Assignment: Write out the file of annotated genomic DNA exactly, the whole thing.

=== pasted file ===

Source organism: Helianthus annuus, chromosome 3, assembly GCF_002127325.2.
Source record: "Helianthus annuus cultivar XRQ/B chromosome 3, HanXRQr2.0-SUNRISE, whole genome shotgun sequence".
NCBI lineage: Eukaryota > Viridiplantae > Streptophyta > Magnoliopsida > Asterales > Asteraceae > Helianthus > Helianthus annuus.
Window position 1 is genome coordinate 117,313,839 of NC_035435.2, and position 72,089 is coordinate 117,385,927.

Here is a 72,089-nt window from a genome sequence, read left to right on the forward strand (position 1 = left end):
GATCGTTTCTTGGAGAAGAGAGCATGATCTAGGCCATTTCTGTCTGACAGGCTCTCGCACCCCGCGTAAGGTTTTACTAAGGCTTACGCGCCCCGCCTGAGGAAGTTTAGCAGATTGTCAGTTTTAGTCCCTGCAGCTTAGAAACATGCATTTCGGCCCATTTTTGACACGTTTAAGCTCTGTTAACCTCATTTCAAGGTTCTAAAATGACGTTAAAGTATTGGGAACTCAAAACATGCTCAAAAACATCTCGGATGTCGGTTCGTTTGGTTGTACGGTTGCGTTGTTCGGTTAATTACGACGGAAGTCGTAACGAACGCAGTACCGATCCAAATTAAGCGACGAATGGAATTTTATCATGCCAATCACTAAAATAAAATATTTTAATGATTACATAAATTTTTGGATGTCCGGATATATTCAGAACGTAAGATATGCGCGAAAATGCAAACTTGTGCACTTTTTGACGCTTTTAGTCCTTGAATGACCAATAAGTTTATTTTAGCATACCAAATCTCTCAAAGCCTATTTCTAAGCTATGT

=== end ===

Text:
Source organism: Helianthus annuus, chromosome 3, assembly GCF_002127325.2.
Source record: "Helianthus annuus cultivar XRQ/B chromosome 3, HanXRQr2.0-SUNRISE, whole genome shotgun sequence".
NCBI lineage: Eukaryota > Viridiplantae > Streptophyta > Magnoliopsida > Asterales > Asteraceae > Helianthus > Helianthus annuus.
Window position 1 is genome coordinate 117,313,839 of NC_035435.2, and position 72,089 is coordinate 117,385,927.

Here is a 72,089-nt window from a genome sequence, read left to right on the forward strand (position 1 = left end):
GATCGTTTCTTGGAGAAGAGAGCATGATCTAGGCCATTTCTGTCTGACAGGCTCTCGCACCCCGCGTAAGGTTTTACTAAGGCTTACGCGCCCCGCCTGAGGAAGTTTAGCAGATTGTCAGTTTTAGTCCCTGCAGCTTAGAAACATGCATTTCGGCCCATTTTTGACACGTTTAAGCTCTGTTAACCTCATTTCAAGGTTCTAAAATGACGTTAAAGTATTGGGAACTCAAAACATGCTCAAAAACATCTCGGATGTCGGTTCGTTTGGTTGTACGGTTGCGTTGTTCGGTTAATTACGACGGAAGTCGTAACGAACGCAGTACCGATCCAAATTAAGCGACGAATGGAATTTTATCATGCCAATCACTAAAATAAAATATTTTAATGATTACATAAATTTTTGGATGTCCGGATATATTCAGAACGTAAGATATGCGCGAAAATGCAAACTTGTGCACTTTTTGACGCTTTTAGTCCTTGAATGACCAATAAGTTTATTTTAGCATACCAAATCTCTCAAAGCCTATTTCTAAGCTATGT